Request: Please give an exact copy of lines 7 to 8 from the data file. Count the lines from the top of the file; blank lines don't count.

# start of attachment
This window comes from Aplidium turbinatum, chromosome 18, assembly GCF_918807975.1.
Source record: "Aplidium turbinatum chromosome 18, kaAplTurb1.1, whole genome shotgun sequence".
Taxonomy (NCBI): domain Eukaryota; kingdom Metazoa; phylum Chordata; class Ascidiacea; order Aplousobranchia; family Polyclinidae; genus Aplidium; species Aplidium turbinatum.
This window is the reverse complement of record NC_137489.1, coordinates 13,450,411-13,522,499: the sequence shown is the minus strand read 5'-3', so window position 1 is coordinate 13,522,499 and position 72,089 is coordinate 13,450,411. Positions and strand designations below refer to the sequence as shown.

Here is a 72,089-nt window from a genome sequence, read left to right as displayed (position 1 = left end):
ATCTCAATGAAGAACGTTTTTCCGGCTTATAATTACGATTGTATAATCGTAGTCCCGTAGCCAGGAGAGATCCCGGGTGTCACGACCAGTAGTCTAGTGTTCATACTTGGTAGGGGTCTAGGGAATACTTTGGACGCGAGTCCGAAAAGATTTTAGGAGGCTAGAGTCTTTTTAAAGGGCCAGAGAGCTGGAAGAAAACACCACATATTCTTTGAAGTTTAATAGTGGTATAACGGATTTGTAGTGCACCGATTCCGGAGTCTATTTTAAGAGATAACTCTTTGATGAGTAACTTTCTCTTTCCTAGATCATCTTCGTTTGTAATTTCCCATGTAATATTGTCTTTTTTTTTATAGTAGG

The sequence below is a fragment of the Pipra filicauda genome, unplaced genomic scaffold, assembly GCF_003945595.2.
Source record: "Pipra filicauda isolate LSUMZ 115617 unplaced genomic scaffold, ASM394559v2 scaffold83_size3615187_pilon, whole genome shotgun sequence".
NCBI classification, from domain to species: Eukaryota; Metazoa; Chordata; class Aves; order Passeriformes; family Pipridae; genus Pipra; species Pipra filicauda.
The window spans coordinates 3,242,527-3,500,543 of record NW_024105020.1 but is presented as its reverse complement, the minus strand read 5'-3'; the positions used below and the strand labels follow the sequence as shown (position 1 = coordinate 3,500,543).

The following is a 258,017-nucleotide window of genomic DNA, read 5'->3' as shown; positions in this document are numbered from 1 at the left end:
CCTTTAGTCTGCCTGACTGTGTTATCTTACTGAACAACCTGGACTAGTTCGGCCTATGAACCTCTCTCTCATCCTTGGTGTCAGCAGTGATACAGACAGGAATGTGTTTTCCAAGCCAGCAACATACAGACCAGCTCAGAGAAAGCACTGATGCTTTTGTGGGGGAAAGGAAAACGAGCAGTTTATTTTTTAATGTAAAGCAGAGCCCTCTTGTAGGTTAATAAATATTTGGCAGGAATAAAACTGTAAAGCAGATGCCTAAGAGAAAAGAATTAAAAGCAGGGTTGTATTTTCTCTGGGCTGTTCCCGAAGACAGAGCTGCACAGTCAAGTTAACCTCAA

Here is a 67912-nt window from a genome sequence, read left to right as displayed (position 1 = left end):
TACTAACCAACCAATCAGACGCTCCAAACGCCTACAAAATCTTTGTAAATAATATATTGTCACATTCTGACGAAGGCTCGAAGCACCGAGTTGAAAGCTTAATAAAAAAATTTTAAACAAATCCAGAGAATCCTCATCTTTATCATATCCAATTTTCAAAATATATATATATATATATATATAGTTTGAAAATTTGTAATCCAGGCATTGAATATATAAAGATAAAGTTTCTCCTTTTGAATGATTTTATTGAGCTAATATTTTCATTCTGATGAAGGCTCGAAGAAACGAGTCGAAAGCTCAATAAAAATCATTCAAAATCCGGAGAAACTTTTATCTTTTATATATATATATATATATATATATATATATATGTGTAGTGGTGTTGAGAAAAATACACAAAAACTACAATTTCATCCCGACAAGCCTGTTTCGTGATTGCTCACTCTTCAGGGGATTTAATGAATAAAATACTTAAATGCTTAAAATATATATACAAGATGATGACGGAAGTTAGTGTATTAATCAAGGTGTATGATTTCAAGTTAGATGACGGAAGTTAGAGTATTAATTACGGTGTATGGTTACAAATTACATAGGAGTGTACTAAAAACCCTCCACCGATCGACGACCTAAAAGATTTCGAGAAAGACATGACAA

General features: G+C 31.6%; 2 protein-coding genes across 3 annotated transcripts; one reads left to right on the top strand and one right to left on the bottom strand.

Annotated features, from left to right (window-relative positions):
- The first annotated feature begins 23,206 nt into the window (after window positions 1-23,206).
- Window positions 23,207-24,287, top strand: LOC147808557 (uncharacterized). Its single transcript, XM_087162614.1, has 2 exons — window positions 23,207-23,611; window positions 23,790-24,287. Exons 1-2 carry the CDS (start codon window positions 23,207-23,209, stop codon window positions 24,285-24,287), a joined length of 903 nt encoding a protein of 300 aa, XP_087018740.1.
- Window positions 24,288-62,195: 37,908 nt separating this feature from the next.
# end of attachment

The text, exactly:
The sequence below is a fragment of the Pipra filicauda genome, unplaced genomic scaffold, assembly GCF_003945595.2.
Source record: "Pipra filicauda isolate LSUMZ 115617 unplaced genomic scaffold, ASM394559v2 scaffold83_size3615187_pilon, whole genome shotgun sequence".